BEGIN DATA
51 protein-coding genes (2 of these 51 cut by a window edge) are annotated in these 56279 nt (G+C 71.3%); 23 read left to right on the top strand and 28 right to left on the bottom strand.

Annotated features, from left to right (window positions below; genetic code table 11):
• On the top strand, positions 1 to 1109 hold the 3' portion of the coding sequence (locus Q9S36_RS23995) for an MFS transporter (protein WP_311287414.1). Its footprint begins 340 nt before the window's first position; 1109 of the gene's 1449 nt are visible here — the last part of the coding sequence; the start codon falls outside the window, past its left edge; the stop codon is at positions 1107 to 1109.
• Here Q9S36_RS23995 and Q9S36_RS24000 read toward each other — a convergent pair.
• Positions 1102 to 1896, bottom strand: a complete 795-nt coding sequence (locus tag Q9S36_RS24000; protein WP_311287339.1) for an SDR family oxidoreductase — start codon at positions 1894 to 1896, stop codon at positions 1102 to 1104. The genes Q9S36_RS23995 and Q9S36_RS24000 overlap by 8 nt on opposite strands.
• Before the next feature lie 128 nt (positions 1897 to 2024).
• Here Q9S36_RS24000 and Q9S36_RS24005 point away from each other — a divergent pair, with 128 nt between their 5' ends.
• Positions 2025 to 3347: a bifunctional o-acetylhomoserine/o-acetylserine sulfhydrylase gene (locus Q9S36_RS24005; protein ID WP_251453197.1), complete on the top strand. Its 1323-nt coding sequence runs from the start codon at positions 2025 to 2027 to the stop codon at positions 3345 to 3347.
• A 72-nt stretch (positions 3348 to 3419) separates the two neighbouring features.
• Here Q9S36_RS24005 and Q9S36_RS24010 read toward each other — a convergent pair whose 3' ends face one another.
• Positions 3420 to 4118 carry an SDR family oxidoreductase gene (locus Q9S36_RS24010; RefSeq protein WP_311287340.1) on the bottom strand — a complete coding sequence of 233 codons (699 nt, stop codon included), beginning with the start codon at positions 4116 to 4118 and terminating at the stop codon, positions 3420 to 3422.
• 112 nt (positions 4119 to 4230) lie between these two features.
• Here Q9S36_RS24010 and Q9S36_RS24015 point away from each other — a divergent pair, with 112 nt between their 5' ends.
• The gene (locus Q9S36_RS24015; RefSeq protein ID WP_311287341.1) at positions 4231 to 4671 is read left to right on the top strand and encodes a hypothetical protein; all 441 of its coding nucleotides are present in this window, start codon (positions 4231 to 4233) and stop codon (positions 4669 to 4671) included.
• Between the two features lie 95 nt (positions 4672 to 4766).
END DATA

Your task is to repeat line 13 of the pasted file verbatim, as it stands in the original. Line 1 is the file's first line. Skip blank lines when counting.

• Here Q9S36_RS24010 and Q9S36_RS24015 point away from each other — a divergent pair, with 112 nt between their 5' ends.